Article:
Category Archives: illustration

Engaging first gear

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Dots and dots and dots and dots and dots. In hell the really bad people do stippling forever

So I pretty much took the summer off the blog in the end, my main excuse being that I haven’t done any archaeology really, unless you count two weeks spent drawing thousands of little dots on Adobe Illustrator after accepting some work digitising object drawings. On the plus side, money; on the minus side; madness. I was also handicapped for some time by a crushing sense of guilt, having developed a moral certainty that I had caused Great Britain to exit the European Union using magic (see previous post). Now I’ve gained perspective on the situation I know this to be nonsense and I now only suffer from a vague sense of guilt that I didn’t vote, but I share complicity in that with 13 million other eligible non-voters. Had I actually discovered an ability to influence global events using the Dark Arts I feel things would work out badly for everyone.

The only new power I’ve really been developing over the summer is driving. Some of you may find it surprising that an educated woman in her middle years, who can tie a good bowline, ride a horse and is handy with a blade, can’t drive a car, but to me it seems surprising that so many people do drive considering how expensive, stressful and boring it is. Bring on the driverless cars I say; even if they occasionally drive you into the side of a truck at least you can read the papers and drink a coffee while they’re doing it. It’s actually surprisingly common for British archaeologists not to drive. This has something to do with many of them being feckless dreamers unconcerned with worldly matters, but more to do with over-long periods spent in higher education and being too poor to buy and run a car. Thus has the world been spared many a tiresome driver, easily distracted by passing long-barrows and Iron Age hill forts, constantly ignoring the satnav to investigate ‘interesting’ looking churches and insisting that every road which runs straight for more than 100m must be Roman. Anyway, I’ve got my test in a few weeks so you better watch out if you’re on the roads.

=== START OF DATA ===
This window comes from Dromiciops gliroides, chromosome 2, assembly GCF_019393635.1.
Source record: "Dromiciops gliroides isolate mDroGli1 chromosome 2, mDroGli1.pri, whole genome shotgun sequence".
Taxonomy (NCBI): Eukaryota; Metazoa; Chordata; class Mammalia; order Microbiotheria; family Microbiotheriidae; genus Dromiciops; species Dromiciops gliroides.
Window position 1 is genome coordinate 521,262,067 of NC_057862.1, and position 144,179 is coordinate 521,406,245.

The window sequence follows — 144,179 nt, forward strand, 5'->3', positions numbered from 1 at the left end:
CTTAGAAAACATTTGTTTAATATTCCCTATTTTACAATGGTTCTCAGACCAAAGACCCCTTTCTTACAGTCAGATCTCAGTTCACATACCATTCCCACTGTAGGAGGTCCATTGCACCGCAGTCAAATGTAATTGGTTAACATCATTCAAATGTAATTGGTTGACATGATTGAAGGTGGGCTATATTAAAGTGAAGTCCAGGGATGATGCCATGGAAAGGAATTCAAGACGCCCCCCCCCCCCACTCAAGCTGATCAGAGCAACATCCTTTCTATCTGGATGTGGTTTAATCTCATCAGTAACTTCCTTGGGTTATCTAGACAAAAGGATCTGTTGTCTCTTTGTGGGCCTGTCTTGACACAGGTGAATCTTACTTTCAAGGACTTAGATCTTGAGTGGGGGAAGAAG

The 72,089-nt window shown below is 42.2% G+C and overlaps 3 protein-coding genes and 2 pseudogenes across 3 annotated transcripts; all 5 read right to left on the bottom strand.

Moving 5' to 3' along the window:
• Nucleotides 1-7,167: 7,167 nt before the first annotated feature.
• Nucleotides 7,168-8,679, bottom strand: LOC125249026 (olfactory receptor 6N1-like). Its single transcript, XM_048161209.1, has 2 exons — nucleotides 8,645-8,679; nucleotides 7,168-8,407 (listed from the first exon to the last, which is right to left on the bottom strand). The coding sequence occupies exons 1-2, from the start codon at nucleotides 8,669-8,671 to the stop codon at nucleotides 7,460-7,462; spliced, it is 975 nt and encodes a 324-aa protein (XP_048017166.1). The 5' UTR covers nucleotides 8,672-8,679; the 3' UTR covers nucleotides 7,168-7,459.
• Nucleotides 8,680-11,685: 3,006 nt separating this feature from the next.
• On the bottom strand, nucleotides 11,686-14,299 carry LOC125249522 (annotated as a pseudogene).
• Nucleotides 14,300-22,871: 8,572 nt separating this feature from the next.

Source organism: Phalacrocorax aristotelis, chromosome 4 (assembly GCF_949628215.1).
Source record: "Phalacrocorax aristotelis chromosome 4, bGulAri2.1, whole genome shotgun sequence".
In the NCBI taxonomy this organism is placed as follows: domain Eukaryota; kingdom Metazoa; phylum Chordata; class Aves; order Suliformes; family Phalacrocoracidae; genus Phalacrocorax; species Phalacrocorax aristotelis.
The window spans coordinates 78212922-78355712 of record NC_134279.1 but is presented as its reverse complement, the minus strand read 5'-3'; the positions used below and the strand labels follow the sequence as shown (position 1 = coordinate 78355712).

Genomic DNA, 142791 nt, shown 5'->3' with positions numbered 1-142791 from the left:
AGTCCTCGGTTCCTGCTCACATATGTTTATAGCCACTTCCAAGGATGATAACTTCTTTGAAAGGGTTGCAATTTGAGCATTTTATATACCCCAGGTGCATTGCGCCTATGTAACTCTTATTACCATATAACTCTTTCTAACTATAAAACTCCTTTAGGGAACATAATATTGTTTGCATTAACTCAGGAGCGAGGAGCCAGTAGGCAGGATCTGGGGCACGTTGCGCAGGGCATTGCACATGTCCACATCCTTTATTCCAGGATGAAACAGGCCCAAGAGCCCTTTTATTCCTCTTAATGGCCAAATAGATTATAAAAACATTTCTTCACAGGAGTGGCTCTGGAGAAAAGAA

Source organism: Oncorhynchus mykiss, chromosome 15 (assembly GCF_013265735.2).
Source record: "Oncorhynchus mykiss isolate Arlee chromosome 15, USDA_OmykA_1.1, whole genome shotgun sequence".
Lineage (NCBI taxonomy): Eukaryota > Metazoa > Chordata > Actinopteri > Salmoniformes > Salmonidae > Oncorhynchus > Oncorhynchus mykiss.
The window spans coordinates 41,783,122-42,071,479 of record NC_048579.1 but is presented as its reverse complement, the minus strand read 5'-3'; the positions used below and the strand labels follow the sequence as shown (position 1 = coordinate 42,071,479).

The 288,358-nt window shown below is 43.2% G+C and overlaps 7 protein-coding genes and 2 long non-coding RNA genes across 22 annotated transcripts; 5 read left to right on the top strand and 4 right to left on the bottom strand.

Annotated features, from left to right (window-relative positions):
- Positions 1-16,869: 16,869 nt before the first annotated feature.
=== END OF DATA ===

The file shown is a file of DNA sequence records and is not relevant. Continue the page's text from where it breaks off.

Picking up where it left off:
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My parents are not supportive of my artistic efforts, why can’t I paint something nice like kittens? I tell them that art has to reflect the soul

Naturally I’ve wasted the last two weeks staying up until 4am every night watching exciting Olympic sport, like Spain playing Hungary at water polo. Some of my other summer non-achievements have included a spate of archaeologically-inspired painting, preparing a tedious old bunch of rubbish (my doctoral research) for publication, and watching all nine series of The X-Files, which left me cripplingly paranoid for a good three weeks. “Trust no one”, says the first source that Mulder gets horribly killed, which is strange because that’s exactly what my mother’s always said…

My summer is nearly over and the digging season is about to begin so I’ll be heading back to Iraq in about three weeks to start a new project. This one presents a bit of a problem though because ‘they’ have made me sign a contract which forbids me from talking about the project, blogging about the project or posting images or text about the project on any platform (apologies to my para-archaeology conspiracy theorist stalkers who just wet themselves – sorry guys, but I’m just a pawn of the military-industrial elite). Anyway, it presents an issue for the blog but I hope I can work something out.